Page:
This award was funded through the Social and Behavioral Dimensions of National Security, Conflict, and Cooperation competition, a joint venture between NSF and the Department of Defense.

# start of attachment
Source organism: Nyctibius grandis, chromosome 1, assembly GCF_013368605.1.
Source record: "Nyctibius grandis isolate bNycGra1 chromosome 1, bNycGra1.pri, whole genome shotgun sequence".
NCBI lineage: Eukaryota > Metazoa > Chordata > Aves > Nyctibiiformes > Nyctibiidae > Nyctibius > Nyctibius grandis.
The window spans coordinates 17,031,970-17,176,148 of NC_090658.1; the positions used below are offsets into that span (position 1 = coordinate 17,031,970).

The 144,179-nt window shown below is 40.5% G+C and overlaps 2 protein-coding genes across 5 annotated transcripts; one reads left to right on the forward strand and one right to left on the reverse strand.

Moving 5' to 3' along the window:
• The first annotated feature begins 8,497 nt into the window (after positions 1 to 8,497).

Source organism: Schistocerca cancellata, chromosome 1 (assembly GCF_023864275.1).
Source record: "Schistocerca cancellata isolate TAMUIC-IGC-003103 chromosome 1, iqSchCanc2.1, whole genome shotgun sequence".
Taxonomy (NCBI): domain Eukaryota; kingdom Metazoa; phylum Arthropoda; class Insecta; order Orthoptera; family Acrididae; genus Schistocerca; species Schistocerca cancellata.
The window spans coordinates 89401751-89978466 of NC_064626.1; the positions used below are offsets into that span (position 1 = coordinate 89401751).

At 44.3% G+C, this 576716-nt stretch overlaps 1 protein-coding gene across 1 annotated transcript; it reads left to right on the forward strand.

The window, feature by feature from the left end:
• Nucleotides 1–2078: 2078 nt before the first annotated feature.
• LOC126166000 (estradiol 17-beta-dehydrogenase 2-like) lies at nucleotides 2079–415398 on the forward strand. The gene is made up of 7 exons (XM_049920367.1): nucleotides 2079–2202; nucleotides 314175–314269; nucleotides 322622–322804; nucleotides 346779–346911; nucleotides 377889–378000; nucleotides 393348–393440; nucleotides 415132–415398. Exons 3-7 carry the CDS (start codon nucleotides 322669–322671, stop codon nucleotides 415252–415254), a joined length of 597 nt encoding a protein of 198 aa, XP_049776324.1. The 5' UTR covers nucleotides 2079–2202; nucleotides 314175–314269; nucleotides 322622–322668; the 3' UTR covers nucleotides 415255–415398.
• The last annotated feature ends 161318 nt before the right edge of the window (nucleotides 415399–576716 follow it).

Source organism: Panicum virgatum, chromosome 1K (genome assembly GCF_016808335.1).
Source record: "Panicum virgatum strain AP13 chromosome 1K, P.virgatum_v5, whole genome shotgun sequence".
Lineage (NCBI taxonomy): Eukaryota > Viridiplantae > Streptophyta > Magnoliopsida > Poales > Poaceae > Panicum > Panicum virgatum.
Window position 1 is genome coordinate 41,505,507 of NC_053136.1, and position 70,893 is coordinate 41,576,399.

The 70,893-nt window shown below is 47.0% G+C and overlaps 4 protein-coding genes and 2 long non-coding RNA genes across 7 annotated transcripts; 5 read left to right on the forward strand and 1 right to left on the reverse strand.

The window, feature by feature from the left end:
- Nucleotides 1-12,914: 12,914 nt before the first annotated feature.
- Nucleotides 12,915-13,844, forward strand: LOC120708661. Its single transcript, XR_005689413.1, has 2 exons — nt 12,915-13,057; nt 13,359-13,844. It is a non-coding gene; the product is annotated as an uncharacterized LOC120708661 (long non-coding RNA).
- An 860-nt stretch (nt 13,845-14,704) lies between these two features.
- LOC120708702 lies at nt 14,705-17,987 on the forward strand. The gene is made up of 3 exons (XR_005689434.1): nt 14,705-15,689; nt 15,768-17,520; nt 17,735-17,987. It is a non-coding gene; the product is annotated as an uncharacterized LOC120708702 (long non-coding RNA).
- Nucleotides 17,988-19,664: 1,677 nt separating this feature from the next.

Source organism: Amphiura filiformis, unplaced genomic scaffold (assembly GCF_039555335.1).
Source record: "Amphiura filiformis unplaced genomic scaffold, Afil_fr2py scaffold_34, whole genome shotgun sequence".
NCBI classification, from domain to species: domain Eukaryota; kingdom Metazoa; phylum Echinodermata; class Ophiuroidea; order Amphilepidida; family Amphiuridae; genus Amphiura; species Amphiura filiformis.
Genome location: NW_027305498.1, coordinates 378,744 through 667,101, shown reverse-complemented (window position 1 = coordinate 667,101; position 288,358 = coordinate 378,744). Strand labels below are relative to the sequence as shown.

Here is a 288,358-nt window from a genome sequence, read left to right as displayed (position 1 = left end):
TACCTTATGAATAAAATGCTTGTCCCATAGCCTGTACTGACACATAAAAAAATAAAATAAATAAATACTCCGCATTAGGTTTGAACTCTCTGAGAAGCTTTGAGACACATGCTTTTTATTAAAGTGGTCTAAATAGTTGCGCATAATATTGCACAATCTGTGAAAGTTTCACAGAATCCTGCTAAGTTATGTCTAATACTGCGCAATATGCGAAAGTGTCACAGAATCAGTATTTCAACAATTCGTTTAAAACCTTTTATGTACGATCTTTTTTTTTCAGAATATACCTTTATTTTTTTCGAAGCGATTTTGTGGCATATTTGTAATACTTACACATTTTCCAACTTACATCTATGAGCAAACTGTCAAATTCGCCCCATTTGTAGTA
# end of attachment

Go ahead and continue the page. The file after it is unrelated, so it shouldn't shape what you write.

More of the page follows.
This project examines how international migration affects human security and patterns of international influence. International migration affects the ability to enforce international human rights, alters national cultural composition, tests the limits of social and political tolerance, and binds national economies. It also creates complex economic, social, and political linkages between states that have an important influence on geopolitical considerations. These analyses focus on migration within Eurasia, where documentation is currently inadequate. Migration in the region is rarely included in debates over migration theory despite its large population and significance for U.S. foreign policy. Focusing on the Russian Federation, the investigators explore how migration generates conflict and alters national power. Russia's emergence as the core destination country within the Eurasian migration system, coupled with its increasing tendency towards authoritarian rule, challenges assumptions concerning the importance of liberal political orientations in destination states, and may pose a strategic challenge to U.S. interests within the region. This three-stage project seeks to improve understanding of the movement of population within the Eurasian migration system and its implication for Russian influence in the region. First, the research team examines population movement within the system over the past twenty years, documenting the size and composition of registered migration and developing estimates of unregistered migration. Second, the investigators focus on the challenges of migrant incorporation, conducting ethno-surveys within three sites of high international in-migration within the Russian Federation. The research team supplements these ethno-surveys with national case studies of an alternative migrant destination (Ukraine), and four countries known for sending labor migrants to the Russian Federation (Tajikistan, Uzbekistan, Georgia and Vietnam), highlighting how remittances and labor out migration are incorporated into national development strategies. In the third stage, the investigators turn to the assessment of human and international security concerns, incorporating insights from regions that send migrants to the Russian Federation on the relationship between migration, remittance reliance, and Russian political influence. The findings will add to current debates concerning globalization, development, and migration while clarifying the implications of Russia's migration state status on international stability and influence across a region central to U.S. security goals.